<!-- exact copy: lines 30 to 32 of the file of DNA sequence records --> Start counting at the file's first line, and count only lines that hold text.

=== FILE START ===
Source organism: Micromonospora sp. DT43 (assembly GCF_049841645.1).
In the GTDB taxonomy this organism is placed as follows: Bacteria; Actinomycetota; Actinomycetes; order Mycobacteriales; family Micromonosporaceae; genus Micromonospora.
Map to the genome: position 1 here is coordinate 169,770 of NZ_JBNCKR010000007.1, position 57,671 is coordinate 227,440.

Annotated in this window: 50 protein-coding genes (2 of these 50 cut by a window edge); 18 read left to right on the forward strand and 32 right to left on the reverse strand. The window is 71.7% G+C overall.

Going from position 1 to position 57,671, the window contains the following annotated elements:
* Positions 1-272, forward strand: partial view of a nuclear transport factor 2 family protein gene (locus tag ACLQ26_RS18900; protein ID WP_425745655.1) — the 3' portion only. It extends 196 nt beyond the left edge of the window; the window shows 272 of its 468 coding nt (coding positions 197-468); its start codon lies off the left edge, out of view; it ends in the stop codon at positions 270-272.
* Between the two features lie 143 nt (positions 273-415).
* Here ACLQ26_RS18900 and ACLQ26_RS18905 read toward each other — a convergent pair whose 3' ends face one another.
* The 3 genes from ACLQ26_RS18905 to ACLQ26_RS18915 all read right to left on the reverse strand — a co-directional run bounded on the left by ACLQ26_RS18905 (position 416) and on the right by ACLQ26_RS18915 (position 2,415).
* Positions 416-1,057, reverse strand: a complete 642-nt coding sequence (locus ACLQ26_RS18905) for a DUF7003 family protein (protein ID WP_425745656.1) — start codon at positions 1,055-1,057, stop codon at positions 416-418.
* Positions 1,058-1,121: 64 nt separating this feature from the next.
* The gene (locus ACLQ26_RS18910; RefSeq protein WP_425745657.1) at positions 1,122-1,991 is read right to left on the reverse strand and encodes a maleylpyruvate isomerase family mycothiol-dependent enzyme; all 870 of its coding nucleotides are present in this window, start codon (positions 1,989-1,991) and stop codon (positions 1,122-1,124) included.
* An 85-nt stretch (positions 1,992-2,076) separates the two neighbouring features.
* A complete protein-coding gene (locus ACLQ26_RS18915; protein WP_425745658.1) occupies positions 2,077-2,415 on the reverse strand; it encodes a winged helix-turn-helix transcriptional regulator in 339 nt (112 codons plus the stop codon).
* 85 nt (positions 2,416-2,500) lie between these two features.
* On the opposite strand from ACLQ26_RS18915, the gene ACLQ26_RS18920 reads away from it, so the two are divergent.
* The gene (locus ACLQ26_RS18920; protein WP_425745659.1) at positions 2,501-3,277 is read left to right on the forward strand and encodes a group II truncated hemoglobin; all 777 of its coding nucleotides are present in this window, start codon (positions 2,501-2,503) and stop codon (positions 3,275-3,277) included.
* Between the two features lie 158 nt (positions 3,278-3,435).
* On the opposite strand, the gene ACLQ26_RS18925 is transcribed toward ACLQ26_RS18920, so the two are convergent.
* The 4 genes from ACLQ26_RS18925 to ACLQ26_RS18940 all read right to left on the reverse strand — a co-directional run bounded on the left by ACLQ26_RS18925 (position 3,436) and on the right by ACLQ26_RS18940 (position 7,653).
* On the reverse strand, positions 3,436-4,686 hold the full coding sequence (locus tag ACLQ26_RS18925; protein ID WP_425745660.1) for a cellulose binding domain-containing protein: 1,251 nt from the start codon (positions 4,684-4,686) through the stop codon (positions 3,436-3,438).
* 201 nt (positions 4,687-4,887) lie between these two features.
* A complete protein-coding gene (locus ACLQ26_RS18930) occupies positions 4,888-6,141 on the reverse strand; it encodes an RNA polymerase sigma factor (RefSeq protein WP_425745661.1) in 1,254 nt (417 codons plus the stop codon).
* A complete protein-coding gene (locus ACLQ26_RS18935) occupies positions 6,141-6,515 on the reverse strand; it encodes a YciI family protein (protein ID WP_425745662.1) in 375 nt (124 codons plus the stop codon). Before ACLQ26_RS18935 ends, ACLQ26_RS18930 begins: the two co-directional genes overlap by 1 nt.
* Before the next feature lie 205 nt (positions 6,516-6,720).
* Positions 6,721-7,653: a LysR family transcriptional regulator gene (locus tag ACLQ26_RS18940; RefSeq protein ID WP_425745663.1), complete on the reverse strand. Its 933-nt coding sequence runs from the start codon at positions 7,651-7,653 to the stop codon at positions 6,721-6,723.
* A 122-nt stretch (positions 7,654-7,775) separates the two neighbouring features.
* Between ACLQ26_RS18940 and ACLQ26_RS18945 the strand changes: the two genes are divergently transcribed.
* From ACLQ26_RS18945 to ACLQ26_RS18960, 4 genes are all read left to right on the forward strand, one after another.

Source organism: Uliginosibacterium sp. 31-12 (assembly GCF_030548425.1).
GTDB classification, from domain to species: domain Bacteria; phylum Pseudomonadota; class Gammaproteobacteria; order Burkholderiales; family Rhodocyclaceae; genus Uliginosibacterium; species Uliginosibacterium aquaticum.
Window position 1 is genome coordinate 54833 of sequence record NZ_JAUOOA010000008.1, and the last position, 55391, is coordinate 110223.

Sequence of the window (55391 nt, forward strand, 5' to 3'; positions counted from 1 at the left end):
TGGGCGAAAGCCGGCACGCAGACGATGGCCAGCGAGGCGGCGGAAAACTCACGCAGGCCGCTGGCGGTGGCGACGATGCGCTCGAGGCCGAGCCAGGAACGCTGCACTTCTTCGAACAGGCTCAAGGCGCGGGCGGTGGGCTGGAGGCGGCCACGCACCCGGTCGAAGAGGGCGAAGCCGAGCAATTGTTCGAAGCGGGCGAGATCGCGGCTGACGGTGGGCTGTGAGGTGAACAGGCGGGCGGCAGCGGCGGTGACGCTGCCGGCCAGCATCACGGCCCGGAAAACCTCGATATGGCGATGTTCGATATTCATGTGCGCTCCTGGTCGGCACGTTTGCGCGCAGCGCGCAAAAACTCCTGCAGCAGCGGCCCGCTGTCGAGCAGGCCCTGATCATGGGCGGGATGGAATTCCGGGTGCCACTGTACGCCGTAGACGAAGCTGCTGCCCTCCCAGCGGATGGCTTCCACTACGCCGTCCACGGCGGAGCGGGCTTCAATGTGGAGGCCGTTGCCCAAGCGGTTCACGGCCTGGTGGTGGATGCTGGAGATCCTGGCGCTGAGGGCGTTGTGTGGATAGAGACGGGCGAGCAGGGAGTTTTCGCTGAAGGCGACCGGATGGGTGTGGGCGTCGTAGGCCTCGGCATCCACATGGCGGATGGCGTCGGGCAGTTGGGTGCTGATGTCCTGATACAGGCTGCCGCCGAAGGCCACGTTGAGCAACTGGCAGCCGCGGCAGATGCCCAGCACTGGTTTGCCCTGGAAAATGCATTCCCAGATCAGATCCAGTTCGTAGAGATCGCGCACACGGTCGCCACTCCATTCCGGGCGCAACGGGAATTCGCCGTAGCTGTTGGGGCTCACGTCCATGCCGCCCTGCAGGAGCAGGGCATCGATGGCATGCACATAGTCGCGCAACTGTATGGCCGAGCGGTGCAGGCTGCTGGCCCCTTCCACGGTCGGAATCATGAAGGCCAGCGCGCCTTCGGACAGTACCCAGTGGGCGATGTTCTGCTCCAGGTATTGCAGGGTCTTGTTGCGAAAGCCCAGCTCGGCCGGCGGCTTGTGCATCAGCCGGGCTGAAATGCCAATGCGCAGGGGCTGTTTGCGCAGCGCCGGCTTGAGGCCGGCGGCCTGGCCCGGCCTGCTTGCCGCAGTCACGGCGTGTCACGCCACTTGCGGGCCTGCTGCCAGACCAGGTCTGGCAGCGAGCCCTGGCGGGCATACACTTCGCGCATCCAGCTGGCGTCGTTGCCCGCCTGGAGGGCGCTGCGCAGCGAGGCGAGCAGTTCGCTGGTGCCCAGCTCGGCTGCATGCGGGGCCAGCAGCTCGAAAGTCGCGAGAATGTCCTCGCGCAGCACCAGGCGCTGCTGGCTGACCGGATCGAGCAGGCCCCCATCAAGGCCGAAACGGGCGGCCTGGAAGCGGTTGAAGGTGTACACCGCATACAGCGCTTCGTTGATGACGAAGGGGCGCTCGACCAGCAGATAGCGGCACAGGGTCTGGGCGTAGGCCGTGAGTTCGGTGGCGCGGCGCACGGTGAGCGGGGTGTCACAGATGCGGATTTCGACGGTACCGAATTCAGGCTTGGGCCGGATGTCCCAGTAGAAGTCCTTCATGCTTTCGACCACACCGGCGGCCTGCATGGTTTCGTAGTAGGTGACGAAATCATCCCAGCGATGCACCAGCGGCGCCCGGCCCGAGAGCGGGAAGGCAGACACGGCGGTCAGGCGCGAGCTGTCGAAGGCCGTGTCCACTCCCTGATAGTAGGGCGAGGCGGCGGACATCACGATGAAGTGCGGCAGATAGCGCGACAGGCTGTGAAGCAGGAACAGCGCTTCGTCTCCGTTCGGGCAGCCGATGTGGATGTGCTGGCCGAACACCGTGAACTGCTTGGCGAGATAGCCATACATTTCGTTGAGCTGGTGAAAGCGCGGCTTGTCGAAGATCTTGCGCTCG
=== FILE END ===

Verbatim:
Source organism: Uliginosibacterium sp. 31-12 (assembly GCF_030548425.1).
GTDB classification, from domain to species: domain Bacteria; phylum Pseudomonadota; class Gammaproteobacteria; order Burkholderiales; family Rhodocyclaceae; genus Uliginosibacterium; species Uliginosibacterium aquaticum.
Window position 1 is genome coordinate 54833 of sequence record NZ_JAUOOA010000008.1, and the last position, 55391, is coordinate 110223.